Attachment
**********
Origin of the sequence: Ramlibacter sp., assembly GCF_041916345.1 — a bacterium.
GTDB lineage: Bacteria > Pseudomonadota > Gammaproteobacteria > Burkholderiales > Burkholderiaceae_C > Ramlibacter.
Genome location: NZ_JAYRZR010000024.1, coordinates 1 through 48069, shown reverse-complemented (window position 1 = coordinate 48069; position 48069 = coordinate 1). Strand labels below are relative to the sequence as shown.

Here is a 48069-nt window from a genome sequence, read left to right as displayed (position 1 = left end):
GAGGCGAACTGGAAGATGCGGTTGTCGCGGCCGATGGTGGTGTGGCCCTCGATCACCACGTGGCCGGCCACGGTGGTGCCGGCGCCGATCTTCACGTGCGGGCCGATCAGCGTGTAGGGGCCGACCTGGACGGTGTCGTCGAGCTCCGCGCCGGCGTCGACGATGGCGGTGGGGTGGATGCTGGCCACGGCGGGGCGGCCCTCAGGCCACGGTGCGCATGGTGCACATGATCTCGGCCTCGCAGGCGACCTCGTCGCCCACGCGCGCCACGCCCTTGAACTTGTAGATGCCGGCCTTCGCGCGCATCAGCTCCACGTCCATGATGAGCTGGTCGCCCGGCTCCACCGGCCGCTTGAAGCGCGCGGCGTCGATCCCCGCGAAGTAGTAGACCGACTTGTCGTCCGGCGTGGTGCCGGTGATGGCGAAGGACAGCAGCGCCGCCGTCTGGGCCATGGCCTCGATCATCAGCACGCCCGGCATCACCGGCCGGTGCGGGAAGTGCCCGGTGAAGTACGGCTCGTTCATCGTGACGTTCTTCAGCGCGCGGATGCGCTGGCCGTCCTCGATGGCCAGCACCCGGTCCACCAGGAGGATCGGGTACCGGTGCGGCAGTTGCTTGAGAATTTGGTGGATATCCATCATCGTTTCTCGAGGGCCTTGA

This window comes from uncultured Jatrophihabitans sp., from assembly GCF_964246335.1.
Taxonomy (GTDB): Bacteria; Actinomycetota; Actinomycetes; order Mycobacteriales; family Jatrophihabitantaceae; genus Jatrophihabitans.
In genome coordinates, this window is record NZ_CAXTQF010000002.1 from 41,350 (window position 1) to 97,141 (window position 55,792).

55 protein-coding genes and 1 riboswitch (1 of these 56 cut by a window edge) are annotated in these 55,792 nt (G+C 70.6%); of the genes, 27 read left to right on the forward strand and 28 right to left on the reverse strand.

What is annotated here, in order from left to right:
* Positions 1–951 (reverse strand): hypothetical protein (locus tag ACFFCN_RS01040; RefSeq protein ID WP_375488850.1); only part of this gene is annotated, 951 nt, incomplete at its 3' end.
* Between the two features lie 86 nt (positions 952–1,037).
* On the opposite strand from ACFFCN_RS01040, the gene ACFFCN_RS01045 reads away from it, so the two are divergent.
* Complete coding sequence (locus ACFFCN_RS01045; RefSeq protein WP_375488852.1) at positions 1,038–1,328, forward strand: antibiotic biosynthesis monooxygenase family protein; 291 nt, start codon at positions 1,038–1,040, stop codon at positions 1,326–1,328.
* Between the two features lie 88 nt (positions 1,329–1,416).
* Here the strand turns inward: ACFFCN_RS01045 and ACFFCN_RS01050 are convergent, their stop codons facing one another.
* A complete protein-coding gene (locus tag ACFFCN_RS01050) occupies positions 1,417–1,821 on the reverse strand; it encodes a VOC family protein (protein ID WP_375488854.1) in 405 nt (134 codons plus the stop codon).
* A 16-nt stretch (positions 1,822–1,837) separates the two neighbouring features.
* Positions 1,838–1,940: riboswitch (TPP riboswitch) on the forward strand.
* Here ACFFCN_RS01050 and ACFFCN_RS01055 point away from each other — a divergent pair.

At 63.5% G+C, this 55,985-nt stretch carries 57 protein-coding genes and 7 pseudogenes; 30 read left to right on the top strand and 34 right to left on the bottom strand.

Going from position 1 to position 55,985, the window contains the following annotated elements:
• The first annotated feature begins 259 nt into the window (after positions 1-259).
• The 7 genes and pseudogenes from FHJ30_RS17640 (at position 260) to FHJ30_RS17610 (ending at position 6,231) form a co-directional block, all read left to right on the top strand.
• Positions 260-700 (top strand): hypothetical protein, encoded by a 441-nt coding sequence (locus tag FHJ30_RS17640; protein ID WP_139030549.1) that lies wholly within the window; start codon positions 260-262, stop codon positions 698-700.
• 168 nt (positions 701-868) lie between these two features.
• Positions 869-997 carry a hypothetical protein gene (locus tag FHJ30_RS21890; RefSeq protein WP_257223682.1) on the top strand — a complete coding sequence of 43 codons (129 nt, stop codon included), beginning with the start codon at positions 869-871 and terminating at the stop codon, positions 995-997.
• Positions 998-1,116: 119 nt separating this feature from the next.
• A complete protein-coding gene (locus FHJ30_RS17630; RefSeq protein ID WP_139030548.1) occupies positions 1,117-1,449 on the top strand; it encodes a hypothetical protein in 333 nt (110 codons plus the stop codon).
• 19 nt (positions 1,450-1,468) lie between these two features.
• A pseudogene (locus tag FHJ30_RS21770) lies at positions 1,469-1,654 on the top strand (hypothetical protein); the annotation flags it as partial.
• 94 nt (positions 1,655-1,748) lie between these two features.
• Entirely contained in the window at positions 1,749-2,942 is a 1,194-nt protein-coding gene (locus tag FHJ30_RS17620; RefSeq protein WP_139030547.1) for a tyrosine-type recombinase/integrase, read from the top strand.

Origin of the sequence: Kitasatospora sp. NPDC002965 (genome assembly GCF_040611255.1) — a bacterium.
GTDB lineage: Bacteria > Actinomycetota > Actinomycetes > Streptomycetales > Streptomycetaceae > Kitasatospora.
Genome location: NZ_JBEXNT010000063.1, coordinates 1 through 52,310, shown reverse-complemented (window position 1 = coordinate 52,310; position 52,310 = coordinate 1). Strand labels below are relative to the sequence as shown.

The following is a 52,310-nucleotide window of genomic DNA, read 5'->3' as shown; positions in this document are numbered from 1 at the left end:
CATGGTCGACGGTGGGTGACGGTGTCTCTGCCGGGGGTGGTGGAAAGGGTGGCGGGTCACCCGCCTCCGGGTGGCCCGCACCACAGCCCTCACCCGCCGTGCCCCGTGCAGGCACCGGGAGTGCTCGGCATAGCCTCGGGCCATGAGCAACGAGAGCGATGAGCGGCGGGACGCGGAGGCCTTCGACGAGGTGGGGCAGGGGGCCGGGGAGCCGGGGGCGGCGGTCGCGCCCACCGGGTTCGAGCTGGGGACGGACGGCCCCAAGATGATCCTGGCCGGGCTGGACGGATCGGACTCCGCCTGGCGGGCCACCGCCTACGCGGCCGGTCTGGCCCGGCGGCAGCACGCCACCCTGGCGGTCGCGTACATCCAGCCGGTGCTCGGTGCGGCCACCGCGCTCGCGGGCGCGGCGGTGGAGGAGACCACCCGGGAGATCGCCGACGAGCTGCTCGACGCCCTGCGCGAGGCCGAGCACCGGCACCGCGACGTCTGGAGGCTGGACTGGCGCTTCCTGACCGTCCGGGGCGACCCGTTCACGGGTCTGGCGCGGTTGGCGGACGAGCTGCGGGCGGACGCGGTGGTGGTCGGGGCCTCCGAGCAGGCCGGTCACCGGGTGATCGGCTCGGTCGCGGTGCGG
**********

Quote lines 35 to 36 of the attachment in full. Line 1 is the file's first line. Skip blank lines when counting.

GTDB lineage: Bacteria > Actinomycetota > Actinomycetes > Streptomycetales > Streptomycetaceae > Kitasatospora.
Genome location: NZ_JBEXNT010000063.1, coordinates 1 through 52,310, shown reverse-complemented (window position 1 = coordinate 52,310; position 52,310 = coordinate 1). Strand labels below are relative to the sequence as shown.